Although I watch few TV sitcoms, I've looked in on one because the main female character reminds me of an old friend.
Maybe you've seen the show. It's called "Hearts Afire," and is on CBS on Monday nights.
The female star is called Georgie Anne Lahti. She is blond, wears bangs and is a newspaper journalist.
It happens that my old friend is named Georgie Anne Geyer, who is blond, used to wear bangs and is a real-life newspaper journalist.
Ms. Geyer and I were both hired as young reporters by the Chicago Daily News in 1959. We've been pals since.
In the TV show, Georgie Anne Lahti is originally from Chicago.
L In real life, Georgie Anne Geyer is originally from Chicago.
In the TV show, Georgie Anne Lahti moved from Chicago to become a foreign correspondent and ended up in Washington.
In real life, Georgie Ann Geyer moved from Chicago to become a foreign correspondent and ended up in Washington.
In the TV show, Georgie Anne Lahti is a globe-hopping correspondent, and has interviewed and knows many world leaders.
In real life, Georgie Anne Geyer, as a globe-hopping foreign correspondent and columnist, and has interviewed and knows many world leaders.
In the TV show, Georgie Anne Lahti wrote a widely acclaimed biography of Fidel Castro.
In real life, Georgie Anne Geyer wrote a widely acclaimed biography of Fidel Castro.
There are other similarities, but you get the idea: The fictional TV Georgie Anne has to be based on the real-life Georgie Anne.
And that wouldn't be difficult for the script-writers. They wouldn't even have to talk to the real Georgie Anne to get details of her life. All they'd have to do is read her fine autobiography, "Buying the Night Flight."
So why am I telling you all this?
Mainly, so you will know -- if you hadn't already guessed -- that some really crummy, unscrupulous people work in the television industry.
See, the real Georgie Anne is not happy with the TV sitcom Georgie Anne.
For one thing, the TV Georgie Anne -- while a talented journalist -- is a bit of a floozy. While researching her book on Fidel Castro, she apparently spent considerable time in bed with him.
The real life Georgie Anne doesn't gather her facts that way.
And in most of the show's segments, the TV Georgie Anne seems to be romping in bed at every opportunity. Or if she isn't romping, she's talking about past romps.
This troubles the real-life Georgie Anne. While not a prude, she has spent about 30 years building a reputation as one of the top foreign correspondents in the world. And she didn't do it by being a journalistic version of Madonna.
The real-life Georgie Anne is a brilliant, respected expert in foreign affairs, who writes a column that appears in 120 newspapers, has authored important books and magazine articles. Along the way, she's put her life on the line more than once.
She has reason to be proud of her accomplishments. It wasn't easy. She broke into journalism when the few women on newspapers covered cooking, fashion or society.
So along come these TV people who need an outline for a TV character. First they take the name -- Georgie Anne -- which most people would agree is not a common handle. How many Georgie Annes do you know?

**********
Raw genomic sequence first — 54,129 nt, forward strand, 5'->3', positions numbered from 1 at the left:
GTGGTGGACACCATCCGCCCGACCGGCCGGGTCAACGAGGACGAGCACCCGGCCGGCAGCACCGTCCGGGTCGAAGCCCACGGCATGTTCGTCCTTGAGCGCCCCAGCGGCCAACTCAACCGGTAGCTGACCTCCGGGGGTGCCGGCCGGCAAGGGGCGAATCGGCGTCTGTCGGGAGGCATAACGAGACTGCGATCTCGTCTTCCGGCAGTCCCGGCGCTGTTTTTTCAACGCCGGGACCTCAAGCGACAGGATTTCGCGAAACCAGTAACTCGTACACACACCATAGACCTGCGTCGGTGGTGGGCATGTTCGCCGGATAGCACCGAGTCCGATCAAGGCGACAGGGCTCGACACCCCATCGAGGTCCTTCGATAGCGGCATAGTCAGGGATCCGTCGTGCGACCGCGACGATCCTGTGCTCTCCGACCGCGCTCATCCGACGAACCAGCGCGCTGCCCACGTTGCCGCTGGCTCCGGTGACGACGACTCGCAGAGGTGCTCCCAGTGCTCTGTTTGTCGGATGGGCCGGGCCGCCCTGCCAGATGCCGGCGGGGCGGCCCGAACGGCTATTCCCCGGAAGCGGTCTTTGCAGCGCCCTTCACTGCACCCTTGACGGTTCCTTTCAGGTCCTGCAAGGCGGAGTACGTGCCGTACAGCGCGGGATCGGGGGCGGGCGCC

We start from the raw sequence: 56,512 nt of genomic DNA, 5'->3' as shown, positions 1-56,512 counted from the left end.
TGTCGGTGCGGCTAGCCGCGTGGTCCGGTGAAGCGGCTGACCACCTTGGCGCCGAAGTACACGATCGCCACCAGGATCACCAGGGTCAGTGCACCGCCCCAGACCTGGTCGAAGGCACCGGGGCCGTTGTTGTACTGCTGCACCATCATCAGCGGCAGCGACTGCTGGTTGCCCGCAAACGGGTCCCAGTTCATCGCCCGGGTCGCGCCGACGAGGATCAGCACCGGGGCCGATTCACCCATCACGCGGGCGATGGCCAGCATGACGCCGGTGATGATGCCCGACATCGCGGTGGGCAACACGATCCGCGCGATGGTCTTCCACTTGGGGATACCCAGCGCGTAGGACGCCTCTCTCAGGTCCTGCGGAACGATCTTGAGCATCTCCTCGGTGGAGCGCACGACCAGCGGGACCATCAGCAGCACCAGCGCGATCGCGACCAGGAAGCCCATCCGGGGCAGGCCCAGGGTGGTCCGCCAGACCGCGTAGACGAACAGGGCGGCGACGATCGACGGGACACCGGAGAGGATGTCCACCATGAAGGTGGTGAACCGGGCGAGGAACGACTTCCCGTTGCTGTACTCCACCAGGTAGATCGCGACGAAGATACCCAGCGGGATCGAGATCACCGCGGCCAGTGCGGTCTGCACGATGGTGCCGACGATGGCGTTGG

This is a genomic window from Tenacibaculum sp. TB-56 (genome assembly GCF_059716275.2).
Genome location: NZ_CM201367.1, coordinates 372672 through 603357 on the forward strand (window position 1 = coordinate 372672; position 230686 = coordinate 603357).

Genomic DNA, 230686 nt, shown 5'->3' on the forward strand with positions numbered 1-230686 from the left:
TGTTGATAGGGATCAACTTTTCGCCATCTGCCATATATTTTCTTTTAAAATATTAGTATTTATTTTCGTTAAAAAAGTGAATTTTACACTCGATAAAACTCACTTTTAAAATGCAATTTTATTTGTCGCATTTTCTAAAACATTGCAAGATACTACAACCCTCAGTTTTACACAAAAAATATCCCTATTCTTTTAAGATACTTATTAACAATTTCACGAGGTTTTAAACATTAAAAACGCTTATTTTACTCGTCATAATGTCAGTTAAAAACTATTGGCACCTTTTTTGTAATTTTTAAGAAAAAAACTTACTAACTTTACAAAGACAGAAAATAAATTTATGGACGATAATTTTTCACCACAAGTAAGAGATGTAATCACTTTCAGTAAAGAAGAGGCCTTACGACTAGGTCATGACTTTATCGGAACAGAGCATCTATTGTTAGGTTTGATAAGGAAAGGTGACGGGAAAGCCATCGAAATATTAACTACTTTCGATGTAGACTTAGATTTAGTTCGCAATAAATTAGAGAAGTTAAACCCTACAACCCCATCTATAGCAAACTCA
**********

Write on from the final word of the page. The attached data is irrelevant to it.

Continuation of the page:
They take the blond-bangs looks, some personal background and many professional accomplishments. But since show biz is show biz, they turn her into a bimbo.
It isn't inconceivable that readers, editors and government officials might see the TV show and ask: "Hey, that's our Georgie Anne Geyer. Is she really a floozy?"
Did the TV producers ask if they could use the real Georgie Anne that way? Not only did they not ask, they loftily deny that their TV Georgie Anne is in any way based on the real-life Georgie Anne. A mere coincidence, yuck, yuck.
Not to butter you up, but most of my readers are logical. So let me pose this question: If you were a Chicago-born blond named Georgie Anne, had built an international reputation as a foreign correspondent and columnist, and had written an important book about Fidel Castro, and you turned on your TV and saw a lewd sitcom about a Chicago-born blond named Georgie Anne who built a national reputation as a foreign correspondent and had written an important book about Fidel Castro, wouldn't you say something like: "Hey, what the hell's going on?"
I'll tell you who these sleazy TV producers are, since you'll probably become familiar with them during the next four years.
They're a Hollywood couple named Harry Thomason and Linda Bloodworth-Thomason. Very rich and successful. Beyond that, they have enormous political clout.
They are part of Bill Clinton's innermost circle. They helped shape his and Hillary's public images and created the highly effective "Man from Hope" propaganda film shown at the Democratic Convention. They're close chums and you'll hear more about them because they are the Clintons' show biz connection.
In Washington, they are already big names, the kind of instant powers who will be fawned over and gawked at during the inauguration glitz.
What informal roles will they play during the Clinton administration?
As we know, it can become necessary for presidents to tell lies. Sometimes for alleged national security purposes, but more often to protect their hides.
So if Clinton feels the need to tell a lie but isn't quite sure how to do it, he can consult the Thomasons.
They've already established their credentials.